A Quick Fix That Accomplished LittleYour Nov. 20 editorial...


December 10, 1992

A Quick Fix That Accomplished Little

Your Nov. 20 editorial on Maryland's decision to cut $147 million in state Social Security contributions to local school boards gave the impression that the budget fight was simply a conflict between Montgomery County, our richest school jurisdiction, and the rest of the state. Nothing could be further from the truth.

No one familiar with the needs and economic realities of Prince George's County would ever label it "rich" or "elitist." However, the county has the largest school district in the state. Our delegation overwhelmingly opposed the budget plan because it recognized that our pocketbooks are not big enough to absorb millions of dollars in new costs without our classrooms suffering.

The plan was also strongly opposed by the Howard County delegation and some representatives of Baltimore City, Baltimore County, Frederick County and Southern Maryland. These legislators realized that over the long haul counties with growing school-age populations are the ones who will pay the price for this ever-increasing permanent cut in state aid to education.

It is ironic that Maryland, which has made education its highest priority, would now target our schools for a severe and disproportionate reduction of state funds.

The reality of this deficit reduction plan is that state government was not reduced. No departments were consolidated, no unnecessary programs or mandates were eliminated, no wasteful management was brought under control. Instead the state merely shunted this long-term financial responsibility to education back to the counties.

The wisdom of this plan will ultimately be judged by our constituents. I predict that as their local officials begin the painful debate of whether to cut essential public services, shut down classrooms or raise taxes, they will see the plan for what it is: a quick fix that avoided real solutions, was unnecessarily divisive and accomplished little.

Del. Joan B. Pitkin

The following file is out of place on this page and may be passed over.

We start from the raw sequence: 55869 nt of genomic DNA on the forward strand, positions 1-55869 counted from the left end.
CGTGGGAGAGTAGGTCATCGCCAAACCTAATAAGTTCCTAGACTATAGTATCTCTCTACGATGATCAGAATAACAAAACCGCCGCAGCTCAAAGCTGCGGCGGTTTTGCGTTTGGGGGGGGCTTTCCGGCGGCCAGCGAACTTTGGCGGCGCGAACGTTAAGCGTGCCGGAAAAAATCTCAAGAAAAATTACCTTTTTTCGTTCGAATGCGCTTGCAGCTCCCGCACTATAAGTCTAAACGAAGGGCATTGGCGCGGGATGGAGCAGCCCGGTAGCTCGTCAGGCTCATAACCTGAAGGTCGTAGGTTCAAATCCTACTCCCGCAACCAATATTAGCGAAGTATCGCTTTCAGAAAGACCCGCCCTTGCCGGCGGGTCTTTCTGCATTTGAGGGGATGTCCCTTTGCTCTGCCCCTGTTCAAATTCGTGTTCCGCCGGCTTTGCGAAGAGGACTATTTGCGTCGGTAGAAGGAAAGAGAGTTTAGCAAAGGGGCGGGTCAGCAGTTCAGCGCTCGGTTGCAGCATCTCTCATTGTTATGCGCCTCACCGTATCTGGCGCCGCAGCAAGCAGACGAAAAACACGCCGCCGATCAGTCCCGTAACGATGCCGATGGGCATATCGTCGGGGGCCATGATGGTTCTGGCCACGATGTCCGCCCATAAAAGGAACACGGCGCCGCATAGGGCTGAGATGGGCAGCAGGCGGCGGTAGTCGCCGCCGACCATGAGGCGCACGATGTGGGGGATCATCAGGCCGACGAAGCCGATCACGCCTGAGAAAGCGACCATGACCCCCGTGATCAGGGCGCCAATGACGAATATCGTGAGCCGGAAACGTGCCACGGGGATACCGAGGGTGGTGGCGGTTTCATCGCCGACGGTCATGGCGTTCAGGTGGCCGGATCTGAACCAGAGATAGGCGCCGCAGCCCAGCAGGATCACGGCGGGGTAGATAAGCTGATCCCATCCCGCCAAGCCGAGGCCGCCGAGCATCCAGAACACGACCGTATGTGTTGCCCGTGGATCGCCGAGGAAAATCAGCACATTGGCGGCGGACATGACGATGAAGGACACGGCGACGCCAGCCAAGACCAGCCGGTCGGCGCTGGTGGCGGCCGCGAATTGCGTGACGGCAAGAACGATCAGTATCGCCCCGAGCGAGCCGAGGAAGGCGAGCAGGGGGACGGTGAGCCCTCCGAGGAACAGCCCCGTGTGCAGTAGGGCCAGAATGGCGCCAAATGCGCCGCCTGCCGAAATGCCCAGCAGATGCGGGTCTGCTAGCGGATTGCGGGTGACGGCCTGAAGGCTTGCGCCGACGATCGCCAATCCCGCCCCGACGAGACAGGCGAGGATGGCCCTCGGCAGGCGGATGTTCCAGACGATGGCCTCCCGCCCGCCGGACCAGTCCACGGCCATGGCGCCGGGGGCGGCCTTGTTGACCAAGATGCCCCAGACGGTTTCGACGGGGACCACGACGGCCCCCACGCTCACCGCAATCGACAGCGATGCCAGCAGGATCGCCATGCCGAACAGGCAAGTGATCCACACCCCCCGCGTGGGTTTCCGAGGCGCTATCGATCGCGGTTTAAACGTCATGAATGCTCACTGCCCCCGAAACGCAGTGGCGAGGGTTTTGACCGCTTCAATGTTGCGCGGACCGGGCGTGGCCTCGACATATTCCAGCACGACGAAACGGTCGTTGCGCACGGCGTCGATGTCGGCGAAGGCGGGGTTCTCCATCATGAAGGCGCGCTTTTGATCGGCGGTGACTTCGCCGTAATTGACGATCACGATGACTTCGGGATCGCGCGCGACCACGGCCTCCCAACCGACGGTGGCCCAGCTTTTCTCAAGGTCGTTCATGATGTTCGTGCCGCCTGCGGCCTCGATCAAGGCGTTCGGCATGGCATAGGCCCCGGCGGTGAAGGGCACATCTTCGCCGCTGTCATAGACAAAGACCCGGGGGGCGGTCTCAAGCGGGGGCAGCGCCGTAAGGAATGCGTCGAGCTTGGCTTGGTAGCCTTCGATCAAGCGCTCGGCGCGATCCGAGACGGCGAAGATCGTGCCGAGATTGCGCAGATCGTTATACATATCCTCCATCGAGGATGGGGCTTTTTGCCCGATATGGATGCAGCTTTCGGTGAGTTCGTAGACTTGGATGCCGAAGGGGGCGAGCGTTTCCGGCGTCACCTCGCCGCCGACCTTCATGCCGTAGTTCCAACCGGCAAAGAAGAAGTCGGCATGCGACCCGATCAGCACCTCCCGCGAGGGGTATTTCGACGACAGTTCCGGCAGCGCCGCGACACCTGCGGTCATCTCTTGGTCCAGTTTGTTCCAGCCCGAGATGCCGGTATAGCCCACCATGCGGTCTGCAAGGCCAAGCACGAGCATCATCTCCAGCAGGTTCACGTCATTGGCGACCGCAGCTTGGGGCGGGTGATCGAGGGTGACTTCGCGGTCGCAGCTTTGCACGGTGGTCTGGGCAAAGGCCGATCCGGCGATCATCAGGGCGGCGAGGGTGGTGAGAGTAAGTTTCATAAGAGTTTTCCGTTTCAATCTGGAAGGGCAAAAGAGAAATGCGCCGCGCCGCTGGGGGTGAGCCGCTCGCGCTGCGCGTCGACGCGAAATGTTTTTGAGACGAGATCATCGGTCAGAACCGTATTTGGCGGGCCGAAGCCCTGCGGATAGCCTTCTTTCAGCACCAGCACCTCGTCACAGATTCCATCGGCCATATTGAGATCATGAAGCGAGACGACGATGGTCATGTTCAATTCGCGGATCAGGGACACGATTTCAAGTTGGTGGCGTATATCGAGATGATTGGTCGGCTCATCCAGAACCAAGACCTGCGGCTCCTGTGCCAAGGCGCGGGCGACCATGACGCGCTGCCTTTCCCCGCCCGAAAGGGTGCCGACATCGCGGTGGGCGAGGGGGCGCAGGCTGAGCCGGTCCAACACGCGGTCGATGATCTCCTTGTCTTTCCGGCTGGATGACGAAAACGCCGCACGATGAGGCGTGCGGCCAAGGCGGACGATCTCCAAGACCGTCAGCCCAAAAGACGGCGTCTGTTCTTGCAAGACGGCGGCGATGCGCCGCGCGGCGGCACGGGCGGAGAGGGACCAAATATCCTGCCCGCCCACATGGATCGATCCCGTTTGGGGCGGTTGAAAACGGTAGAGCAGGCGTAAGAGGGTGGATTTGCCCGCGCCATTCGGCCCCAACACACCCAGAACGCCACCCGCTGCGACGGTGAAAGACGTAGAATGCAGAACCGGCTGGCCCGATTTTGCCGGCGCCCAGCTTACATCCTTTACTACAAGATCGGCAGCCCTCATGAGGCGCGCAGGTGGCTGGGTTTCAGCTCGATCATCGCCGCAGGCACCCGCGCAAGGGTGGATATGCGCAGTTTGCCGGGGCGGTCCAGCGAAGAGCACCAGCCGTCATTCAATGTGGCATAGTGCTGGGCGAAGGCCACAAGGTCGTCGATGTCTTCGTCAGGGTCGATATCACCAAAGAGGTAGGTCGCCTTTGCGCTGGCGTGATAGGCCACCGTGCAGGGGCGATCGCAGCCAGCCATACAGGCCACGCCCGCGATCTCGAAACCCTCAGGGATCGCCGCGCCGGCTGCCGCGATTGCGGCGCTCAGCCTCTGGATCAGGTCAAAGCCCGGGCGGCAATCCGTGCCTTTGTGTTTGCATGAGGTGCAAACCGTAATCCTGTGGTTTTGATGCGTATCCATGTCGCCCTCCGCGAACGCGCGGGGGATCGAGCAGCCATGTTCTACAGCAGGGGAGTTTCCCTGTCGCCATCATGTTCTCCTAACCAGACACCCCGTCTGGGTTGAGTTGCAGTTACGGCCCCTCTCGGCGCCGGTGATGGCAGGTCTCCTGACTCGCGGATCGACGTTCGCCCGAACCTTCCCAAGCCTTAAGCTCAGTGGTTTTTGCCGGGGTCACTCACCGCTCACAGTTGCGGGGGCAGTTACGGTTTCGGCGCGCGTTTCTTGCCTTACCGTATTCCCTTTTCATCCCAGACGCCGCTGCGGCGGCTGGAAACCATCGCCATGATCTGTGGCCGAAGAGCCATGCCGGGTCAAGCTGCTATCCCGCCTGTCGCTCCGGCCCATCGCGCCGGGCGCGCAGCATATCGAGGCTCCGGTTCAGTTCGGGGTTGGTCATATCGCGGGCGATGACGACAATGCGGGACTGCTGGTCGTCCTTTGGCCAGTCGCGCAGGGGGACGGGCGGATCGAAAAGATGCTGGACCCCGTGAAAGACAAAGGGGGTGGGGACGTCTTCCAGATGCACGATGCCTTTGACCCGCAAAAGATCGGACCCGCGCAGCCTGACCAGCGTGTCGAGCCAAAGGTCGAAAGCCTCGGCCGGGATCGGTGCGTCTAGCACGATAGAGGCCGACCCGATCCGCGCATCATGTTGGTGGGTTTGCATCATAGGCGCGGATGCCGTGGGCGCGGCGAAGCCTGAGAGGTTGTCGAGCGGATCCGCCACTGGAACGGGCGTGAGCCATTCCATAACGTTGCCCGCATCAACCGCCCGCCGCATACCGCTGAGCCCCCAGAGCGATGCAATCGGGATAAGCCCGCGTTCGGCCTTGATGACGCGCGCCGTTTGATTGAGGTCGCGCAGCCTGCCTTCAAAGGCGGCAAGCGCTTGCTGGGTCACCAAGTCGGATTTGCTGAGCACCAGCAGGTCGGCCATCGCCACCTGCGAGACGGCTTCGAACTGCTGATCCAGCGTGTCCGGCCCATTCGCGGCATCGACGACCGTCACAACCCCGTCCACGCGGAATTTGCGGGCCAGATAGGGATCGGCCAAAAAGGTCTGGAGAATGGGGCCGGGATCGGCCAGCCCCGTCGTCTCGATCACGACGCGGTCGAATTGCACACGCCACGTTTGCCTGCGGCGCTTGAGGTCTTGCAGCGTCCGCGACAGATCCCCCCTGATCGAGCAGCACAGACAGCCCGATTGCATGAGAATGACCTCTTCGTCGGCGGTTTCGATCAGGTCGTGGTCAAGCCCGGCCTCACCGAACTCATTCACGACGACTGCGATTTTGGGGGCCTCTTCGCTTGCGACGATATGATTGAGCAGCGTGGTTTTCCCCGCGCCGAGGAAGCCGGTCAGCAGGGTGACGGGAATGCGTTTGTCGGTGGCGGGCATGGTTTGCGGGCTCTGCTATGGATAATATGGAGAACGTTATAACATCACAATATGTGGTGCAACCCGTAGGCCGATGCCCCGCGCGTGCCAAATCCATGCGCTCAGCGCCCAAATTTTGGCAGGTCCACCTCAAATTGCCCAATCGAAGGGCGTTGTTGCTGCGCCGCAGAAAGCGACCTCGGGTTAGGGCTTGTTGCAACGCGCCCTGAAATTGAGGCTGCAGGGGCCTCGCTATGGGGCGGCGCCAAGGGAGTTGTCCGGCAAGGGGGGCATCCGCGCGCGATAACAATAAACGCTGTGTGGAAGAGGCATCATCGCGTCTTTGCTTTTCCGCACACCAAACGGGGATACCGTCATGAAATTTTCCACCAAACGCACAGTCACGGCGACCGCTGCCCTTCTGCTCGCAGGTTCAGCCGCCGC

The writer is vice-chair, Prince George's County delegationMaryland House of Delegates.

AIDS Roulette

The teen-age pregnancy rate in Baltimore is alarming. Something drastic needs to be done. But Norplant is not the answer.

Baltimore officials seem to have completely overlooked the risk of sexually transmitted diseases in their quest for solutions.

Yes, Norplant can keep teen-agers from becoming pregnant. But will it keep them safe from AIDS, a disease whose infection rate among today's youth is rising?

Instead of spending $20,000 on a promotional tape for Norplant, why not spend money on a similar video about condoms, which not only protect against pregnancy but also disease?

Who says that someone who won't go to the store to buy condoms will go out and get an operation to achieve similar results?

Norplant should be a contraceptive for monogamous women who are sure their partner is safe. Promoting Norplant to teen-agers is like promoting Russian roulette.

Jamie Fontaine


Curran and Keno

I applaud The Baltimore Sun editorial board for its strong opposition to the state's expansion of legalized gambling through keno. I am concerned, however, with the way in which my role in the decision was portrayed in your editorials. I have neither "gone along" with the keno "deal" nor "opted out" of the controversy.

As attorney general, I did answer questions from state agencies about the legality of offering the new keno game, and I advised that keno could be started under the existing contract; indeed, the original contract even mentioned keno as an expansion option. I have yet to hear anyone suggest that this legal advice was incorrect.

Not every policy decision with which I -- or The Sun -- disagree is illegal. Would you want an attorney general who skews legal opinions to fit his or her policy inclinations? That is simply not the right way to run the attorney general's office, and I will not do it.

It particularly irked me to read that I had given the keno contract my "seal of approval." In testimony before the legislature and otherwise, I have expressed my reservations about measures to expand legalized gambling in our state.

I will continue to do so in the future and will take another opportunity here: Trying to balance the books on the backs of compulsive gamblers and others who cannot resist the lure of non-stop state-sanctioned gambling is a regressive tax, particularly in these tough economic times. Keno is a serious policy mistake.

J. Joseph Curran, Jr.


The Proud Maryland National Guard

I'm writing in response to Jonathan Paul Yates' Opinion * Commentary article, "The National Guard in Changing Times," Dec. 2. Here's a little history of Maryland's National Guard.

Maryland's citizen soldiers trace their roots back to St. Mary's County in 1634, where the first European settlement formed a volunteer night-watch to protect its citizenry.

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